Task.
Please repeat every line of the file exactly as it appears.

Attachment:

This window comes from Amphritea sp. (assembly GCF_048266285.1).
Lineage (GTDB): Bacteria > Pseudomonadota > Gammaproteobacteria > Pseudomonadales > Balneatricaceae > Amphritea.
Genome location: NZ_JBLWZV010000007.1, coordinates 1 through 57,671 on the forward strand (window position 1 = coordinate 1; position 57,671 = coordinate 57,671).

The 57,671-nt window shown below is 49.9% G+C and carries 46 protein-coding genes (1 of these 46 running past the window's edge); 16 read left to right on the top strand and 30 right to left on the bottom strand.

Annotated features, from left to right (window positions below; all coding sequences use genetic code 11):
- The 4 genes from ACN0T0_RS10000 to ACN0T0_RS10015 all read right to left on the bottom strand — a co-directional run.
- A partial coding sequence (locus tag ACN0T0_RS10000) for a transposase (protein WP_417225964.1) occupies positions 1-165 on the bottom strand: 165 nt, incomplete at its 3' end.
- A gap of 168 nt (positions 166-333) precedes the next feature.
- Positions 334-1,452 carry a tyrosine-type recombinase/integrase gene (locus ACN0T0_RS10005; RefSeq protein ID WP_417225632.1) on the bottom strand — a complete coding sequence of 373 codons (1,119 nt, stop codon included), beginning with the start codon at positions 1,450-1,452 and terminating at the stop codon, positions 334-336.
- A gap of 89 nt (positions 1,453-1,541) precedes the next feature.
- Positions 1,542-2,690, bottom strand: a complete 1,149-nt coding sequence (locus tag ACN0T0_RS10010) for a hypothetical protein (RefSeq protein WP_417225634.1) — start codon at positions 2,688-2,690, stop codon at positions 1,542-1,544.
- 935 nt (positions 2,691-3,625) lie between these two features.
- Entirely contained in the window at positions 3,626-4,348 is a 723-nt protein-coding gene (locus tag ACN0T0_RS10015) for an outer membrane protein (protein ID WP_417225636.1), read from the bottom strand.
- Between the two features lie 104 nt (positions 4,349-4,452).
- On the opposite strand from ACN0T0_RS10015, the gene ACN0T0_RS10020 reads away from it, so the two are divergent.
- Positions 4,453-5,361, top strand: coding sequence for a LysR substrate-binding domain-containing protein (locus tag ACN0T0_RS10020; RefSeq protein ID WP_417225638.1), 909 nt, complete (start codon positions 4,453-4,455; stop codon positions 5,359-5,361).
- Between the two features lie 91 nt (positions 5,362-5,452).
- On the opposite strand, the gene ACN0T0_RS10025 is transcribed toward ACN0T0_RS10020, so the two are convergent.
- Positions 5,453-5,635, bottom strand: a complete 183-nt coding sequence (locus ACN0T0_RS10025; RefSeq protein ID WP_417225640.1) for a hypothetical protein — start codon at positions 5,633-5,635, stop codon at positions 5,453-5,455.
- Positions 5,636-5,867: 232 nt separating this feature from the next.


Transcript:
This window comes from Amphritea sp. (assembly GCF_048266285.1).
Lineage (GTDB): Bacteria > Pseudomonadota > Gammaproteobacteria > Pseudomonadales > Balneatricaceae > Amphritea.
Genome location: NZ_JBLWZV010000007.1, coordinates 1 through 57,671 on the forward strand (window position 1 = coordinate 1; position 57,671 = coordinate 57,671).

The 57,671-nt window shown below is 49.9% G+C and carries 46 protein-coding genes (1 of these 46 running past the window's edge); 16 read left to right on the top strand and 30 right to left on the bottom strand.

Annotated features, from left to right (window positions below; all coding sequences use genetic code 11):
- The 4 genes from ACN0T0_RS10000 to ACN0T0_RS10015 all read right to left on the bottom strand — a co-directional run.
- A partial coding sequence (locus tag ACN0T0_RS10000) for a transposase (protein WP_417225964.1) occupies positions 1-165 on the bottom strand: 165 nt, incomplete at its 3' end.
- A gap of 168 nt (positions 166-333) precedes the next feature.
- Positions 334-1,452 carry a tyrosine-type recombinase/integrase gene (locus ACN0T0_RS10005; RefSeq protein ID WP_417225632.1) on the bottom strand — a complete coding sequence of 373 codons (1,119 nt, stop codon included), beginning with the start codon at positions 1,450-1,452 and terminating at the stop codon, positions 334-336.
- A gap of 89 nt (positions 1,453-1,541) precedes the next feature.
- Positions 1,542-2,690, bottom strand: a complete 1,149-nt coding sequence (locus tag ACN0T0_RS10010) for a hypothetical protein (RefSeq protein WP_417225634.1) — start codon at positions 2,688-2,690, stop codon at positions 1,542-1,544.
- 935 nt (positions 2,691-3,625) lie between these two features.
- Entirely contained in the window at positions 3,626-4,348 is a 723-nt protein-coding gene (locus tag ACN0T0_RS10015) for an outer membrane protein (protein ID WP_417225636.1), read from the bottom strand.
- Between the two features lie 104 nt (positions 4,349-4,452).
- On the opposite strand from ACN0T0_RS10015, the gene ACN0T0_RS10020 reads away from it, so the two are divergent.
- Positions 4,453-5,361, top strand: coding sequence for a LysR substrate-binding domain-containing protein (locus tag ACN0T0_RS10020; RefSeq protein ID WP_417225638.1), 909 nt, complete (start codon positions 4,453-4,455; stop codon positions 5,359-5,361).
- Between the two features lie 91 nt (positions 5,362-5,452).
- On the opposite strand, the gene ACN0T0_RS10025 is transcribed toward ACN0T0_RS10020, so the two are convergent.
- Positions 5,453-5,635, bottom strand: a complete 183-nt coding sequence (locus ACN0T0_RS10025; RefSeq protein ID WP_417225640.1) for a hypothetical protein — start codon at positions 5,633-5,635, stop codon at positions 5,453-5,455.
- Positions 5,636-5,867: 232 nt separating this feature from the next.